On Thursday, September 21, 2023, approximately 250 people from Uitenhage, Jeffreys Bay, Humansdorp, Oyster Bay and beyond – a collaboration between Earthlife Africa Johannesburg and the Eastern Cape Combined Environmental Forum – marched to Gqeberha City Hall to bring attention to their deteriorating quality of life because of severe water-access issues, in addition to persistent load shedding.
Affected communities are also calling out government’s poor energy decisions – such as the proposals for offshore oil and gas, Karpowerships and the possible resurgence of plans for new nuclear in the province – which, they believe, are not in the public’s interest and will worsen climate change.
There are likewise concerns over water quality and water drainage problems and other infrastructure issues. Some areas are built on old wetlands, so many houses have structural issues.
Earthlife Africa’s Ulrich Steenkamp says: “We are here to support communities in the Eastern Cape because the people are suffering. Not only must they deal with load shedding, but they are also dealing with serious issues affecting their access to clean, potable water. Because of the deterioration of their natural environment, coupled with the visible impacts of climate change – such as the storm surges and the freak waves that have been hitting the South African coastline – it is critical that the people’s voices are heard.
“We need decision-makers to use their powers to improve the lives of communities, especially those who are the most heavily impacted, like our country’s fishermen and women. These are people who cannot afford to have industries that could harm the ocean and coastline, disrupting their way of life and posing a threat to their means of making a living.”
Small-scale fisher communities such as those found in Oyster Bay and Jeffrey’s Bay are particularly concerned about extractive projects proposed along the coast of the Eastern Cape. As fishing is the primary economic driver in these small coastal towns, offshore oil and gas exploration may have a negative impact on aquatic life and on the overall health of the ocean, which would affect local livelihoods.
The fishers and coastal communities in the region are also opposing Karpowerships, as there are several concerns regarding the potential negative impact on the sea life and coastal environment. Fishers are worried about the impact these floating power stations will have on their livelihoods. Furthermore, communities are also concerned about the impact to the environment and the local economy now that there seems to be renewed interest in bringing new nuclear energy to the Eastern Cape.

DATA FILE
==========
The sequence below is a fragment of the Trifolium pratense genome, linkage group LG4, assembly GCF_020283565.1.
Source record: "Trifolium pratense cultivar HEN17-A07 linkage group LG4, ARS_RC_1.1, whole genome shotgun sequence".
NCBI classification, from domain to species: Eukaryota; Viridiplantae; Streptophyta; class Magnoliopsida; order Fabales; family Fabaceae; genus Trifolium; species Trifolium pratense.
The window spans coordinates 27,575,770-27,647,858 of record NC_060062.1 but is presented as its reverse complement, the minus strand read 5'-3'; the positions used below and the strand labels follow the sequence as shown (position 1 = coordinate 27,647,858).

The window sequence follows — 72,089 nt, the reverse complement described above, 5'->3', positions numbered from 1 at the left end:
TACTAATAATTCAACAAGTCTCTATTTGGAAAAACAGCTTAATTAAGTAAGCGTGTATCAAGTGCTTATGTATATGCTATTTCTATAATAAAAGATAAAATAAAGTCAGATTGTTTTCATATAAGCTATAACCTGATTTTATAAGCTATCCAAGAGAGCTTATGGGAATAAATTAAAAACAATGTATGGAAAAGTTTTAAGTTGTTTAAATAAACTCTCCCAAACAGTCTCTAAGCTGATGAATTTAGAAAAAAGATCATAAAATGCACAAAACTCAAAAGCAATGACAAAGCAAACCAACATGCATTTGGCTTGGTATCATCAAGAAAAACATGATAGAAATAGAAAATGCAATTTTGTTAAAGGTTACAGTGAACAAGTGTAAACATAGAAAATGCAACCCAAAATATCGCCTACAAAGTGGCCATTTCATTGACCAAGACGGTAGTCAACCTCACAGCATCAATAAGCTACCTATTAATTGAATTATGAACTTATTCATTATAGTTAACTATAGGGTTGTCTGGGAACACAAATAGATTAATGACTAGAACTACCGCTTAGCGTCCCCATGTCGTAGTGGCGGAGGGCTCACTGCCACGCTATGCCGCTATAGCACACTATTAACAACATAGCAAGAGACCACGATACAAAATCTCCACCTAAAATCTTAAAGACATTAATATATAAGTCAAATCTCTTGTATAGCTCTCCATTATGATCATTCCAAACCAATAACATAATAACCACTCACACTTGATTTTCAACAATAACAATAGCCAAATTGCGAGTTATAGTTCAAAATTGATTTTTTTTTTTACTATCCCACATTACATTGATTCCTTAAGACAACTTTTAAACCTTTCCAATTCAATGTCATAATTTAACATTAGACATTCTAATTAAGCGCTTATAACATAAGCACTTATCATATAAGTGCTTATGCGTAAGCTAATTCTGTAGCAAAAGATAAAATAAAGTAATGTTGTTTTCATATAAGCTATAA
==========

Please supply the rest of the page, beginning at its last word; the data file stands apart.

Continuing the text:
“The situation in Nelson Mandela Bay Metro is bad. Water scarcity, water shedding and load shedding – these are major stumbling blocks for our people, negatively affecting our livelihoods and our businesses and affects our hopes for the future. The residents of Gqeberha feel like we are being neglected by those who occupy positions of authority because they don’t even take time to engage the community regarding their so-called developments.
“Now, they want to make things worse with more offshore oil and gas exploitation, which will affect the livelihoods of our small-scale fishers. And they want to bring Karpowerships here, which will also affect local fishers. Then there’s also the talk of building a new nuclear plant in our province, which the country cannot afford, and which will have negative impacts for our unique environment,” says Thandokazi Hewu from Lean On Me, a community-based organisation in Zwide Gqeberha.
Phenius Nkatshuka, a fisherman from Jeffery’s Bay, says: “As fishermen, we are not happy about the government’s plans for a nuclear power plant near our ocean. We depend on it for our livelihoods. And how will we support our families if they drill our sea for gas and oil? It is not that we are against change, but the change that comes must not take food from our tables. The change that comes, must make our lives better, not worse.”